Using Mary’s process of masculinization as a role model, we can ascertain that the road to creating our own symbolic saviors not only involves the sacrificial devotion of the self, but the masculinization of our bodies. Spiritual fruit and the fulfillment of the word of God can only, therefore, be cultivated by men, which reaffirms the idea that salvation will only come through masculinization (See The Big “D” of Divinity). Mary is only deserving of her high veneration because she is a woman that circumvented all negative development towards femininity, and rather was given the gift of masculinization through her perpetual virginity and bloodless/painless birth. Just as Greek goddesses, Athena and Artemis, can only remain among the “divine” by having masculine characterizations of war and hunting, Mary becomes “blessed among women” for her implied destruction of femininity and embracing of masculinity, despite her innate feminine sex. With the “one-sex” model in mind, Mary functions as a mirror the medical understanding of gender at the time, in that she encourages her female and effeminate audiences to strive to be more physically masculine in order to overcome the feminine forces of death and disorder that were brought about by Eve.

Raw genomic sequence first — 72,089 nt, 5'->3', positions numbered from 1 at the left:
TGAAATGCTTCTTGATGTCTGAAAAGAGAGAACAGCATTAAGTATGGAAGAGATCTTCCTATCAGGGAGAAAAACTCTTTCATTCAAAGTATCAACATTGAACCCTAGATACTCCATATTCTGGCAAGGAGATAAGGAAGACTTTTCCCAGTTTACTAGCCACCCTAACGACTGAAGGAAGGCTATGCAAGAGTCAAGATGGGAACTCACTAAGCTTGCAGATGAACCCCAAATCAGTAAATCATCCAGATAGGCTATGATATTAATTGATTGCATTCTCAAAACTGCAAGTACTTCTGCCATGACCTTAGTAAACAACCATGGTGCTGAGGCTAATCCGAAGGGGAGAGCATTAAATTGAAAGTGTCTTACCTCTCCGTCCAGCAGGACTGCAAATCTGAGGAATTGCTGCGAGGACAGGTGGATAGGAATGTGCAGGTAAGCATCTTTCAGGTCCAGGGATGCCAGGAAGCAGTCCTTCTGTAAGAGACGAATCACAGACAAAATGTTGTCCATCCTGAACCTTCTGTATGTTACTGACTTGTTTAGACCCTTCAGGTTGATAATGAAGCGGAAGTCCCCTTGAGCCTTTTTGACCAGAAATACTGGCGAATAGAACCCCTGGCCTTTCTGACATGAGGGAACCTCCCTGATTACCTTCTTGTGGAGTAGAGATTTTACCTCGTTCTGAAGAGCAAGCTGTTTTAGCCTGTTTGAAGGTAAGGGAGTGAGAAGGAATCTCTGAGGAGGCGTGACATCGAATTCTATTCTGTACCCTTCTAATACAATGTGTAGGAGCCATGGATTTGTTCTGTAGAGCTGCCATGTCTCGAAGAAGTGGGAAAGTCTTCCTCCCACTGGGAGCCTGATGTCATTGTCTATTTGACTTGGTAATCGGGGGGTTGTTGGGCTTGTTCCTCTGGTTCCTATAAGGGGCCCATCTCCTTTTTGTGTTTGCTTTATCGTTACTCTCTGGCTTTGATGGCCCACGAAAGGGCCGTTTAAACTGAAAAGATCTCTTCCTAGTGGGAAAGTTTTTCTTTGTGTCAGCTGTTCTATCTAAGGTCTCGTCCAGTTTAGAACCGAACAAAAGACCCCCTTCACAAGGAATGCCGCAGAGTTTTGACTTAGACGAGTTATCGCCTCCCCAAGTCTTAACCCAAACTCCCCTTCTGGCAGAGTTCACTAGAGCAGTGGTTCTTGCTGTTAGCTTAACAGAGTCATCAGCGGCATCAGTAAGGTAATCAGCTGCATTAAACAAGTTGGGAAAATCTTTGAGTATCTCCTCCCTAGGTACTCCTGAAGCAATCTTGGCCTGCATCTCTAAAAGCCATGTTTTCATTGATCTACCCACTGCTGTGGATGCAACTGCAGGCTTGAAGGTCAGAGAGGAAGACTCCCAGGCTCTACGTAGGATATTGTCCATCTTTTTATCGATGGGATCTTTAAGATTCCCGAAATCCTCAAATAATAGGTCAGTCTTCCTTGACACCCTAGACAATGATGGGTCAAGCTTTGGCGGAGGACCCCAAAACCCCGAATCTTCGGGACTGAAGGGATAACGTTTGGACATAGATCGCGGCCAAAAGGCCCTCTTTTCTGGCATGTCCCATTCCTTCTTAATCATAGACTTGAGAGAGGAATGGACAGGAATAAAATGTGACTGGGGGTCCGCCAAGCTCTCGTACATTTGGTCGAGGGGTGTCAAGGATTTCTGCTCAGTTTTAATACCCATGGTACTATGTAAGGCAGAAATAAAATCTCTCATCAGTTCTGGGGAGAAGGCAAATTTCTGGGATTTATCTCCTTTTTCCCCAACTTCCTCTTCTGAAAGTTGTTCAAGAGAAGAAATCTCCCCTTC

VIRTUE: derived from the Latin virtus meaning “moral perfection,” which itself is derived from the Latin vir meaning “man.”
It is nonetheless hauntingly truthful to sing the words “There is no rose of such virtue, as is the rose that bare Jesu,” as Mary’s rose, Mary’s feminine genitalia are suggested to be superior because of their masculine nature. Again, this is not to say that Mary developed a phallus in her masculinization, but rather her ability to demonstrate phallic attributes while keeping a yonic physicality is what makes her so venerable and miraculous. Mary was able to work within the structure of the sexual spectrum constructed by the “one-sex” model, and God rewards her for being the seemingly only woman to have successfully avoided the dangerous fall to femininity. Perhaps it’s time we started to think before we sing.